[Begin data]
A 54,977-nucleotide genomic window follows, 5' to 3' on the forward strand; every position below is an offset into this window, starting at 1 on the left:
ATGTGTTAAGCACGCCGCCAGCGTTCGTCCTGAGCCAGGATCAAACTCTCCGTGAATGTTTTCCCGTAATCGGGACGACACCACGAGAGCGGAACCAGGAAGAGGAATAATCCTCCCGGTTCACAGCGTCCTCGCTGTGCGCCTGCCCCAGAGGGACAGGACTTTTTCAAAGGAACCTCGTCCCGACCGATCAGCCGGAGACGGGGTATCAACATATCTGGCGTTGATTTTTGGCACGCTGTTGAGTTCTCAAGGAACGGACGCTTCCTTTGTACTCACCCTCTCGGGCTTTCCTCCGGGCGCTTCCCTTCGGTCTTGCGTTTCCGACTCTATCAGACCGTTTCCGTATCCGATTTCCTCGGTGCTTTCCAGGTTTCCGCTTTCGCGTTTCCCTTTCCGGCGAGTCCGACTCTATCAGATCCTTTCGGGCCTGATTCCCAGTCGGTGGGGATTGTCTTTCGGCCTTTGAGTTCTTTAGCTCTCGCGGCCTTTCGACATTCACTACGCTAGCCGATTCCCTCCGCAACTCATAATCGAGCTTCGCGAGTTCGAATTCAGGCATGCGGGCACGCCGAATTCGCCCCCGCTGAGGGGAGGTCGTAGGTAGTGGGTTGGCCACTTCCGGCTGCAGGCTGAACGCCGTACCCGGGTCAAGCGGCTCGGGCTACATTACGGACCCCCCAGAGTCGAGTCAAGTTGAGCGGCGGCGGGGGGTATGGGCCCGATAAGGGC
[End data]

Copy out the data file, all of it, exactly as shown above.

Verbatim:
A 54,977-nucleotide genomic window follows, 5' to 3' on the forward strand; every position below is an offset into this window, starting at 1 on the left:
ATGTGTTAAGCACGCCGCCAGCGTTCGTCCTGAGCCAGGATCAAACTCTCCGTGAATGTTTTCCCGTAATCGGGACGACACCACGAGAGCGGAACCAGGAAGAGGAATAATCCTCCCGGTTCACAGCGTCCTCGCTGTGCGCCTGCCCCAGAGGGACAGGACTTTTTCAAAGGAACCTCGTCCCGACCGATCAGCCGGAGACGGGGTATCAACATATCTGGCGTTGATTTTTGGCACGCTGTTGAGTTCTCAAGGAACGGACGCTTCCTTTGTACTCACCCTCTCGGGCTTTCCTCCGGGCGCTTCCCTTCGGTCTTGCGTTTCCGACTCTATCAGACCGTTTCCGTATCCGATTTCCTCGGTGCTTTCCAGGTTTCCGCTTTCGCGTTTCCCTTTCCGGCGAGTCCGACTCTATCAGATCCTTTCGGGCCTGATTCCCAGTCGGTGGGGATTGTCTTTCGGCCTTTGAGTTCTTTAGCTCTCGCGGCCTTTCGACATTCACTACGCTAGCCGATTCCCTCCGCAACTCATAATCGAGCTTCGCGAGTTCGAATTCAGGCATGCGGGCACGCCGAATTCGCCCCCGCTGAGGGGAGGTCGTAGGTAGTGGGTTGGCCACTTCCGGCTGCAGGCTGAACGCCGTACCCGGGTCAAGCGGCTCGGGCTACATTACGGACCCCCCAGAGTCGAGTCAAGTTGAGCGGCGGCGGGGGGTATGGGCCCGATAAGGGC